Sunday, April 28, 2013

TFH 4/28: Private Nicholas Minue, USA

Nicholas Minue was born to ethnic Ukrainian parents in Sedden, Poland on March 13, 1905. He emigrated with his family to the United States, where they settled in Carteret, New Jersey. In 1926 at age 21, he volunteered and enlisted in the United States Army. Minue made the Army his home, and by 1942 with sixteen years of service held the rank of Sergeant. Then 37 years old, he requested assignment to any of the hundreds of combat units being assembled for war in either Europe or the Pacific. His request was denied, as he was thought to be too old or too senior.

Fighting for his adopted homeland, fighting for the liberation of his birth land from Nazi tyranny; no order saying "no" would keep Nicholas Minue from fulfilling the soldier's duty of going to war. He voluntarily gave up his rank, reverted to the status and pay of a mere Private, and went to combat with the 6th Armored Infantry Regiment of the 1st Armored Division.

The motto of the 1st Armored Division is "Lead the way!". Seventy years ago today on April 28, 1943 as American forces assaulted the Nazi German right flank on the Tunisian coast, Minue's unit (Company A, 1st Battalion, 6th Infantry) was taken under machine gun fires, temporarily halting their advance. Indeed leading the way, Nicholas Minue fixed his bayonet to the muzzle of his M1 Garand rifle, charged forward alone, and routed the enemy out of position after position until he was mortally wounded.

For his single-handed display of unquenchable courage that inspired his entire unit onward to victory, he was posthumously decorated with the Medal of Honor.

From Medal of Honor Citations for World War II (M-S):


Rank and organization: Private, U.S. Army, Company A, 6th Armored Infantry, 1st Armored Division. Place and date: Near Medjez El Bab, Tunisia, 28 April 1943. Entered service at: Carteret, N.J. Birth: Sedden, Poland. G.O. No.: 24, 25 March 1944. Citation: For distinguishing himself conspicuously by gallantry and intrepidity at the loss of his life above and beyond the call of duty in action with the enemy on 28 April 1943, in the vicinity of Medjez El Bab, Tunisia. When the advance of the assault elements of Company A was held up by flanking fire from an enemy machinegun nest, Pvt. Minue voluntarily, alone, and unhesitatingly, with complete disregard of his own welfare, charged the enemy entrenched position with fixed bayonet. Pvt. Minue assaulted the enemy under a withering machinegun and rifle fire, killing approximately 10 enemy machinegunners and riflemen. After completely destroying this position, Pvt. Minue continued forward, routing enemy riflemen from dugout positions until he was fatally wounded. The courage, fearlessness and aggressiveness displayed by Pvt. Minue in the face of inevitable death was unquestionably the factor that gave his company the offensive spirit that was necessary for advancing and driving the enemy from the entire sector.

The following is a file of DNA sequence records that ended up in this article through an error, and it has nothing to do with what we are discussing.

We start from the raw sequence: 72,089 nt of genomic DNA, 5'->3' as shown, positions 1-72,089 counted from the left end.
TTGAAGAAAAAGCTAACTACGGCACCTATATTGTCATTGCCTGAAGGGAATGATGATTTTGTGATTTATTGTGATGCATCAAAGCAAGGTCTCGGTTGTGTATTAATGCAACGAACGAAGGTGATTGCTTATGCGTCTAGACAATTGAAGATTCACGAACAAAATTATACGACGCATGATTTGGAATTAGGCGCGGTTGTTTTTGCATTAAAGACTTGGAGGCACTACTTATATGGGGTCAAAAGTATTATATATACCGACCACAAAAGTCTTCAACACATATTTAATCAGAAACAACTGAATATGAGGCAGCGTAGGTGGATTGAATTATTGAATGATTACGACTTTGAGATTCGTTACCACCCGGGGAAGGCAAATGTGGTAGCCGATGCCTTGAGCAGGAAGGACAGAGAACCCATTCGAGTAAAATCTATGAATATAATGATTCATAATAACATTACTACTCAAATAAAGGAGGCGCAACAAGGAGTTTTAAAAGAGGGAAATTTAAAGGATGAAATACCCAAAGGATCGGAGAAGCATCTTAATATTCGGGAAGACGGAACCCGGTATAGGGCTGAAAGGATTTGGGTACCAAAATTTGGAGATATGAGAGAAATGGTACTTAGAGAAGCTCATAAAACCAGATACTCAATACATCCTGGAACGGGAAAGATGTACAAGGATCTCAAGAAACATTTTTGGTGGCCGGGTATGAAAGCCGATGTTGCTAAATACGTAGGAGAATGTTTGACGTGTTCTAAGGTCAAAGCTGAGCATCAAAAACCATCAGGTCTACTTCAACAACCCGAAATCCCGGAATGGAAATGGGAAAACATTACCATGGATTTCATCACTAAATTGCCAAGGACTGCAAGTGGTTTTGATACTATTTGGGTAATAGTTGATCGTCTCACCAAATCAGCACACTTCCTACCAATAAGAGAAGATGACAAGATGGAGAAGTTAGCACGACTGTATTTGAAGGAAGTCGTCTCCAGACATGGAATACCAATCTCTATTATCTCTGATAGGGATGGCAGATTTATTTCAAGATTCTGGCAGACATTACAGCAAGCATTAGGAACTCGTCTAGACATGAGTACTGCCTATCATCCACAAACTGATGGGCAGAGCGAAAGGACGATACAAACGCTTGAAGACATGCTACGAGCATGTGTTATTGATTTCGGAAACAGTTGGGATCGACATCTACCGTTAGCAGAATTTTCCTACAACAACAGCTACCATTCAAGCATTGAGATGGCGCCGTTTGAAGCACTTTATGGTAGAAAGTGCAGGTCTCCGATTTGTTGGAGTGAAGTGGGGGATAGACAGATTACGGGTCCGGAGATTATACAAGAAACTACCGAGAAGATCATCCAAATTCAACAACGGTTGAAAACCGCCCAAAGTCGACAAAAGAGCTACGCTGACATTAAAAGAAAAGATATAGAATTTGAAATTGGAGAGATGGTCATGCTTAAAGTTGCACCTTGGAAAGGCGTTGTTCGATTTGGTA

Private Minue's Medal was presented to his mother in April, 1944. Minue himself today rests not in his adopted homeland but with 2,840 of his fallen comrades at the North Africa American Cemetery and Memorial in Carthage, Tunisia. He is the only Medal of Honor recipient interred there.

There are another 3,724 names inscribed on the Memorial Wall there, most of whose resting places are still unknown but to God.

1st Battalion, 6th Infantry is a present-day combined arms (mixed mechanized infantry and armor) battalion with the 2nd Heavy Brigade Combat Team of the 1st Armored Division. Their home station is Fort Bliss, Texas.

On school days, about one-third of the pre-K through 5th grade students in Carteret, New Jersey walk through the doors of Private Nicholas Minue School. I so dearly hope that those boys and girls are told of the brave soldier who came to Carteret as a child like themselves, who later so valiantly fought so they can learn in freedom today seventy years hence.

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